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By Angela Zhu

 

Hello everyone! Welcome to part two of the Ig Nobel Series! The winner to be introduced this time won the 2000 Ig Nobel Prize, and a decade later, he was honored as the real Nobel Prize winner for his research on graphene. What made him “the lucky one”? Let’s find out!

 

Andre Geim

 

Andre Geim was awarded the Ig Nobel in Physics for successfully levitating a frog with magnets. He remembered that as a student, he had always been curious about magnetism. One evening, while he was working at Radboud University Nijmegen’s High Field Magnet Laboratory in the Netherlands, he set an electromagnet to its maximum power and then poured some water into the machine. He admitted that it was an unprofessional move, but he immediately discovered a fascinating phenomenon: the descending water formed balls in the vertical bore and started floating! He concluded that perhaps, a “feeble magnetic response of water” could act against the Earth’s gravity. 

 

Everything is Magnetic 

 

 

Theoretically, every living creature and every object on Earth can be levitated magnetically. The reason why people think that some materials are non-magnetic is that their molecular magnetism is very weak, and therefore goes unnoticed. Scientists have given an adjective to these objects: they are “diamagnetic”, and they can all be levitated by stronger magnets. This is the concept that Geim firstly (or accidentally…) used to levitate water balls. 

 

Show the World a Flying Frog

 

How can a frog be levitated by diamagnetism? Let’s first dive into the essence of matter in the universe. From science class, we know that all matter consists of atoms – the smallest particle of an element. An atom includes a nucleus and moving electrons orbiting the nucleus. When an atom is placed in a magnetic field, its electrons change their direction of motion in the opposite direction, thus creating a magnetic field. A frog, without surprise, is also made of atoms. The electrons in its body will react in the same way as described before when placed in a magnetic field. This makes it so that the frog can be seen as a group of tiny magnets meeting a large magnet with an opposite pole, thus repelling each other and generating a diamagnetic force which is directed upwards. This force could act directly against the gravitational force, making the frog float in the air with an impression of flying inside a spacecraft. 

 

 

 

Frogs to Graphene 

 

Chemical structure of graphene

 

While the accomplishment of magnetically levitating a frog won the 2000 Ig Nobel Prize in Physics for Andre Geim, he did not cease making discoveries in the scientific field. In 2004, Geim published a paper entitled “Electric field effect in atomically thin carbon films” in Science magazine, announcing the discovery of graphene, a new material that is far thinner than paper (only one atom thick), stronger than diamonds, and more conductive than copper. With a lot of patience, Geim succeeded in isolating this material from a block of graphite, a common mineral made of carbon. The news stormed through the physics world, and in 2010 Geim won the real Nobel Prize, making him the first person to have won both the Ig Nobel and the Nobel Prize. His experiment with frogs did not directly lead to the discovery of graphene, but rather intrigued Geim to continue exploring novel areas of science. 

 

Significance of Graphene

 

 

As the world’s thinnest material, graphene is very useful in battery and supercapacitor manufacturing. Graphene is merely a 2D sheet of carbon atoms aligned in a honeycomb structure, but it demonstrates some useful properties of different materials, such as flexibility, transparency, conductivity, etc. It is widely used in the manufacturing process of high-capacity batteries, efficient solar panels, computers and sensors; scientists are also making efforts to introduce graphene into the field of medical equipment and aerospace. It is indeed a wonder material with great potential in the future technological world.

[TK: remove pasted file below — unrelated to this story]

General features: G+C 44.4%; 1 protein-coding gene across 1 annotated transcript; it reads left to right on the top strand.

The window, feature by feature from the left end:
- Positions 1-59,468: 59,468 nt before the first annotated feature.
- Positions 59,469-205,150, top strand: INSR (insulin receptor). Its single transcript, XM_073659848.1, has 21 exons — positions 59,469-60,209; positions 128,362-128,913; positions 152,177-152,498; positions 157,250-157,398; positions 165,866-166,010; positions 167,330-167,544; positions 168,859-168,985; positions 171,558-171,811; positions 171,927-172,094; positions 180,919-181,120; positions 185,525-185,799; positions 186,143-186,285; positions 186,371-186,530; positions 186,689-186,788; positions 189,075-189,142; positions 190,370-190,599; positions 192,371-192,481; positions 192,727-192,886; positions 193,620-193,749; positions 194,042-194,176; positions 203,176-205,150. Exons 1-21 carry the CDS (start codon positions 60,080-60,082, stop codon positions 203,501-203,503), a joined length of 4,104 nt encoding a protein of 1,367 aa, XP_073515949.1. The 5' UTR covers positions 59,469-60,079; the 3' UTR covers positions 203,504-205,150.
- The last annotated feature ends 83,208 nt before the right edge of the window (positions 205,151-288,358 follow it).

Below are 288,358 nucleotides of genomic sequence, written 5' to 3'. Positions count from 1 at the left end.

That’s the end of the second part of our Ig Nobel Series! Hope you enjoy it, and see you next time!

 

Works Cited
  • “October 22, 2004: Discovery of Graphene.” American Physical Society, https://www.aps.org/publications/apsnews/200910/physicshistory.cfm. 
  • “Diamagnetic Levitation.” High Field Magnet Laboratory (HFML), https://www.ru.nl/hfml/research/levitation-explained/diamagnetic-levitation/. 
  • Lewis, Sarah. “How One Irreverent Physicist Went from Levitating Frogs to Winning The Nobel Prize.” Slate Magazine, Slate, 21 May 2014, https://slate.com/business/2014/05/nobel-prize-in-physics-andre-geim-went-from-levitating-frogs-to-sciences-highest-honor.html. 
  • “Graphene Applications: What Is Graphene Used for?” Graphene, https://www.graphene-info.com/graphene-applications#:~:text=Graphene%20has%20a%20lot%20of,%2C%20drug%20delivery%2C%20and%20more. 

Images

  • https://improbable.com/2010/10/05/geim-becomes-first-nobel-ig-nobel-winner/
  • https://en.wikipedia.org/wiki/Ig_Nobel_Prize
  • https://www.symmetrymagazine.org/article/july-2013/real-talk-everything-is-made-of-fields
  • https://moneyweek.com/investments/stocks-and-shares/tech-stocks/600890/graphene-the-miracle-material-that-will-change-the
  • https://www.compositesworld.com/articles/graphene-101-forms-properties-and-applications

 

Angela is a Grade 11 student at The Study in Westmount, Quebec. I love Engineering, Math and Biology, and I am fascinated by how these subjects can be connected together. I like exploring and learning new STEM concepts, and reading the latest STEM news! In my spare time, I enjoy playing tennis, skiing, reading and watching anime!

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